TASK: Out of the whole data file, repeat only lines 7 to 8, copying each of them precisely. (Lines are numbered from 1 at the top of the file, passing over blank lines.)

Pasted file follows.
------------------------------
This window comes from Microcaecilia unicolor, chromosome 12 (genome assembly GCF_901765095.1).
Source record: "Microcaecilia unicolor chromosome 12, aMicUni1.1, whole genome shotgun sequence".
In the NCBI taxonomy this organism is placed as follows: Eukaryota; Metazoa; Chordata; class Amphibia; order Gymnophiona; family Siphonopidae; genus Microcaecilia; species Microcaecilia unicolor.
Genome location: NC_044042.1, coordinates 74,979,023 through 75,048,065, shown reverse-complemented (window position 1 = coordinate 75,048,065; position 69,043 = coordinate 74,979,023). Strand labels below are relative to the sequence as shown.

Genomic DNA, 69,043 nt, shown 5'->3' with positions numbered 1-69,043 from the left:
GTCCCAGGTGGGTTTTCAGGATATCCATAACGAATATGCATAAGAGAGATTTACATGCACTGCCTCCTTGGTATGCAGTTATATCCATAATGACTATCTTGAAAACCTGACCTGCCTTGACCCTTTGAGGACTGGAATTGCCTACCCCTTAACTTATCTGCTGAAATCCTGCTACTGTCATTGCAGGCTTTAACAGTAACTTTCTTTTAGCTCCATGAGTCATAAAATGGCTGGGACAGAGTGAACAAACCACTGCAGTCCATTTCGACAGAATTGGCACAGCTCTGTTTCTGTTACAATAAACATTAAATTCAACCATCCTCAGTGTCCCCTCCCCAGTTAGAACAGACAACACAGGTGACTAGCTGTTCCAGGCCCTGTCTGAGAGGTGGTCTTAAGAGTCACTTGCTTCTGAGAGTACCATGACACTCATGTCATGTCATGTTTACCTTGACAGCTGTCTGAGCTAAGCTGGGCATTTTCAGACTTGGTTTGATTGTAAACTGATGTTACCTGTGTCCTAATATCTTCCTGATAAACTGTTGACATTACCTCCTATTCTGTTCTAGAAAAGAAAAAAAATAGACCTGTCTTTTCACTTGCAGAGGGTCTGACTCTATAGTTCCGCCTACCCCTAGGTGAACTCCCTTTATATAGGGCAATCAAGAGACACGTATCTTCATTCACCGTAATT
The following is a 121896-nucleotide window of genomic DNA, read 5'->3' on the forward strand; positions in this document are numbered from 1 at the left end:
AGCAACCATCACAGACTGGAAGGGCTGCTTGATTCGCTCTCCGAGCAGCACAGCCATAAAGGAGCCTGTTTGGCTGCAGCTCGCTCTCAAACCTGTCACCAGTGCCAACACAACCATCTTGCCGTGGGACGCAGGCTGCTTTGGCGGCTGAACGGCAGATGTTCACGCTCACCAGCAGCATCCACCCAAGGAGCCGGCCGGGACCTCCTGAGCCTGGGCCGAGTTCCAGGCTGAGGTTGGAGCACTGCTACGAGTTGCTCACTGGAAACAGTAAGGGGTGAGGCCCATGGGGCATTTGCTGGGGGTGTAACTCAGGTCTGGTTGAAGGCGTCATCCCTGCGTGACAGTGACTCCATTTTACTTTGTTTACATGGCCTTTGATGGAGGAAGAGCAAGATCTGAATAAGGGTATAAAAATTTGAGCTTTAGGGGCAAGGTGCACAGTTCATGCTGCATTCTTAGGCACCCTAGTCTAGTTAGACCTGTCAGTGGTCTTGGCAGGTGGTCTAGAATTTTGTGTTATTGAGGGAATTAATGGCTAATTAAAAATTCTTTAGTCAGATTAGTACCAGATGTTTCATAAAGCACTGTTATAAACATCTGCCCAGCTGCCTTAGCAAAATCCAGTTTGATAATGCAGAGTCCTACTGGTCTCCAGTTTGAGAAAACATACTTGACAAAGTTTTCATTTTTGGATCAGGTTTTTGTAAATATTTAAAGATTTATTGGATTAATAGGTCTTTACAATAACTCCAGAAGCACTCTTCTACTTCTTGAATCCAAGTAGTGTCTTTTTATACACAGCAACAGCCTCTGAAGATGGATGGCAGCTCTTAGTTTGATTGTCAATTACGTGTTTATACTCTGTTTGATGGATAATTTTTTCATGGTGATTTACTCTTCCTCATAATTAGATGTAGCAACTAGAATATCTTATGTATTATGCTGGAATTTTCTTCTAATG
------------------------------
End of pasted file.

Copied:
The following is a 121896-nucleotide window of genomic DNA, read 5'->3' on the forward strand; positions in this document are numbered from 1 at the left end:
AGCAACCATCACAGACTGGAAGGGCTGCTTGATTCGCTCTCCGAGCAGCACAGCCATAAAGGAGCCTGTTTGGCTGCAGCTCGCTCTCAAACCTGTCACCAGTGCCAACACAACCATCTTGCCGTGGGACGCAGGCTGCTTTGGCGGCTGAACGGCAGATGTTCACGCTCACCAGCAGCATCCACCCAAGGAGCCGGCCGGGACCTCCTGAGCCTGGGCCGAGTTCCAGGCTGAGGTTGGAGCACTGCTACGAGTTGCTCACTGGAAACAGTAAGGGGTGAGGCCCATGGGGCATTTGCTGGGGGTGTAACTCAGGTCTGGTTGAAGGCGTCATCCCTGCGTGACAGTGACTCCATTTTACTTTGTTTACATGGCCTTTGATGGAGGAAGAGCAAGATCTGAATAAGGGTATAAAAATTTGAGCTTTAGGGGCAAGGTGCACAGTTCATGCTGCATTCTTAGGCACCCTAGTCTAGTTAGACCTGTCAGTGGTCTTGGCAGGTGGTCTAGAATTTTGTGTTATTGAGGGAATTAATGGCTAATTAAAAATTCTTTAGTCAGATTAGTACCAGATGTTTCATAAAGCACTGTTATAAACATCTGCCCAGCTGCCTTAGCAAAATCCAGTTTGATAATGCAGAGTCCTACTGGTCTCCAGTTTGAGAAAACATACTTGACAAAGTTTTCATTTTTGGATCAGGTTTTTGTAAATATTTAAAGATTTATTGGATTAATAGGTCTTTACAATAACTCCAGAAGCACTCTTCTACTTCTTGAATCCAAGTAGTGTCTTTTTATACACAGCAACAGCCTCTGAAGATGGATGGCAGCTCTTAGTTTGATTGTCAATTACGTGTTTATACTCTGTTTGATGGATAATTTTTTCATGGTGATTTACTCTTCCTCATAATTAGATGTAGCAACTAGAATATCTTATGTATTATGCTGGAATTTTCTTCTAATG